A good starting place in understanding why, states of the Union are very very rarely listed in statute is to read the definition of 'Foreign States' in Blacks Law dictionary. In the 6th Edition it is on page 648. States of the Union are not 'Territory' as referenced above, they are independent and sovereign states. We can see this in the 86 Corpus Juris Secundum legal encyclopedia, territories. Likewise states of the Union retain their status as independent and foreign nations with respect to the federal government EXCEPT in matters of external affairs as delegated to them by the federal government [corporate capacity]. Reference Bank of Agusta v. Earle, 38 U.S. (13 Pet.) 519; 10 L.Ed. 274 (1839) and People ex re. Atty. Gen. V. NAglee, 1 Cal. 234 (1850).

But, how does this tie into the constitution? Well, the 14th amendment identifies one as a 'citizen of the United States'. HOWEVER, the 'United States' in the constitution is the nation that is the 'United States of America' made up of the states of the Union and Excludes federal territory and possessions and instrumentalities. We can see this in the following:

"The term "United States" may be used in any one of several senses. [1] It may be merely the name of a sovereign* occupying the position analogous to that of other sovereigns in the family of nations. [2] It may designate the territory over which the sovereignty of the United States extends, or [3] it may be the collective name of the states which are united by and under the Constitution."

[Hooven & Allison Co. v. Evatt, 324 U.S. 652 (1945)]

In these [legal?] 'senses' we can reasonable deduce that territory and states [of the Union] are distinct and exclusive as are the associated 'United States' ... i.e. the Corporation has territory [called the Federal Zone], the Nation has independent sovereign states. AND most importantly, that constitutional and statutory contexts are also separate.

Whew, a lot to chew on, and we haven't even scratched the surface yet.

posted on Jul, 29 2015 @ 11:16 PM
OP, Reading some more of your posts, I caution pursuing many of the ideas associated with 'sovereign citizens'. That is a good way to get in trouble. All the jurisprudence one needs to 'opt-out' is in statute, in the code of federal regulations, in the USC, in Supreme court cases, in understanding terminology, in the CJS.

This is my opinion and not to be construed as leagl advise: Doing anything with a UCC-1 and trying monetize one's 'strawman' is dangerous. Properly declaringr ' Civil Status' and if so decided, then withdrawal from social security (Form SS-521) and ABOLISH fiduciary responsibility to the 'strawman' [SSN] with IRS Form 56.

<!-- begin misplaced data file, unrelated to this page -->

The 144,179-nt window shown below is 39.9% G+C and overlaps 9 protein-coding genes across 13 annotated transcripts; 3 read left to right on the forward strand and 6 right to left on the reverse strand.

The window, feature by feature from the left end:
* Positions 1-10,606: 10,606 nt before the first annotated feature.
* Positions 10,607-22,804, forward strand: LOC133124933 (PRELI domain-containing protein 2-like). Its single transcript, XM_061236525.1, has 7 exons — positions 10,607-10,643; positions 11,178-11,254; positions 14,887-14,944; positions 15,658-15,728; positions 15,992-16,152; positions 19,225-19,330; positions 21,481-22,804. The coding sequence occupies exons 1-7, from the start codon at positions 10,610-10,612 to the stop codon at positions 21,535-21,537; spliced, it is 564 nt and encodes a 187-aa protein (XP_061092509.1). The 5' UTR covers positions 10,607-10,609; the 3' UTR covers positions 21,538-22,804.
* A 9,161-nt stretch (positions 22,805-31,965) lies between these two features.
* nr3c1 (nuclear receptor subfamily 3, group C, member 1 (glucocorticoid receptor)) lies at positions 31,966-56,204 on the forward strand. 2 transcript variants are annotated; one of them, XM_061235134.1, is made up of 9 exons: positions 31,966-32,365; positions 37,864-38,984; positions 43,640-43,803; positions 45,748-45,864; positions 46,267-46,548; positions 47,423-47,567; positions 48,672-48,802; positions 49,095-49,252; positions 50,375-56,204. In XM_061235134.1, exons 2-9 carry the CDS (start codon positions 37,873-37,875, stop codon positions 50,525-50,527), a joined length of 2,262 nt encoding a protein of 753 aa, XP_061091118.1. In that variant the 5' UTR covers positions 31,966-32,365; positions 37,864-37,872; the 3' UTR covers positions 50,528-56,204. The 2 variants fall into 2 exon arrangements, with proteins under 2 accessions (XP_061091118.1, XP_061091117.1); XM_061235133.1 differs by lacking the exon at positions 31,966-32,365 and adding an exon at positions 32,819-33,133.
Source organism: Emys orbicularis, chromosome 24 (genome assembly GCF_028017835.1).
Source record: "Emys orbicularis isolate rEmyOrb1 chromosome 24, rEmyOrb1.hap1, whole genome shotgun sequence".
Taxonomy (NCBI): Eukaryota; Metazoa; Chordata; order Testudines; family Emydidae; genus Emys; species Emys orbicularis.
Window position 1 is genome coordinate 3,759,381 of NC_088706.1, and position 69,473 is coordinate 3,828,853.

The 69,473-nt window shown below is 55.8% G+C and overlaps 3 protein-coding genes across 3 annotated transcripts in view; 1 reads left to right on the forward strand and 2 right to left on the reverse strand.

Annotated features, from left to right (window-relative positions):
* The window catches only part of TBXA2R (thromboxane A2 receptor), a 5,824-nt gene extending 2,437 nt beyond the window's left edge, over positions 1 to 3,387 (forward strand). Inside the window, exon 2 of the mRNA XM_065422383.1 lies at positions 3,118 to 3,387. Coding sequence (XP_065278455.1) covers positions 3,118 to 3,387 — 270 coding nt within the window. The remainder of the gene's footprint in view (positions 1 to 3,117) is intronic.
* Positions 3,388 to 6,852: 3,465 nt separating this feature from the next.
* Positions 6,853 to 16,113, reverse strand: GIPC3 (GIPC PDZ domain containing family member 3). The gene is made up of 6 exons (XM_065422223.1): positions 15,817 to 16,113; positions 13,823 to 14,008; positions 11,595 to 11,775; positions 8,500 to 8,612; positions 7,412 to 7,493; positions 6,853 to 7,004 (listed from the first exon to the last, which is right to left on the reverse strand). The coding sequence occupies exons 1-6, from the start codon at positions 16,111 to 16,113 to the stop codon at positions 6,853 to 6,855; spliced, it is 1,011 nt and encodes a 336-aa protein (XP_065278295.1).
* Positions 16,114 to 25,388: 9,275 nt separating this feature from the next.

What is your Status? [Rhetorical] I know and declare mine daily.

"Constitutional but NOT Statutory 'citizen'. A 'national' per 8 USC 1101(a)(22), born and domiciled in a state of the Union. NOT an 'alien' per 26 USC 7701(b)(1)(A) or an 'Individual' per 26 CFR 1.441-1(c)(3). A 'Stateless Person' per Newman-Green v. Alfonso Larrain, 490 U.S. 826 (1989). I retain constitutional diversity of 'citizenship' per Art III, Sec 2, but not statutory diversity 'Citizenship' per 28 USC 1332.


ETA: In regard to naturalization and it's oath... Naturalization only confers 'nationality', NOT Citizenship. Ref: 8 USC 1101 (a)(23). Likewise a 'national' is simply one who owes allegiance to a state [of the Union] 8 USC 1101 (a)(21), AND is separate and distinct from a 'national of the United States' 8 USC 1101 (a)(22). The oath is part of the 'by any means whatsoever' and though ceremonially significant, is not a declaration of allegiance to the 'United States' corporation but a declaration of allegiance to the United States of America and to the state of the Union in which they will reside. With nationality comes constitutional diversity of citizenship, but it it not conferred in naturalization is my understanding. To sum, naturalization confers the status of a statutory 'national' but not the status of a statutory 'citizen'.
edit on 29-7-2015 by J.B. Aloha because: See ETA

posted on Jul, 30 2015 @ 01:26 AM
If you listen to what governments talk about - what is it?

It is about business. Governments are about business.

posted on Jul, 30 2015 @ 07:31 AM
definition of charter was already posted by hellobruce

your charter 726085994%26ssbinary%3Dtrue

it speaks of the document incorporating (making into a "body"/company) denver (as in your oath of office)

OR, it could be the Judicial Guidelines for that judicial district or circuit.

either way.

the problem lies in the fact that the government believes it has the right to ascend to the throne of the universe..........natural law replaced with mans law......... just because we say so..........
INSANITY and it must be stopped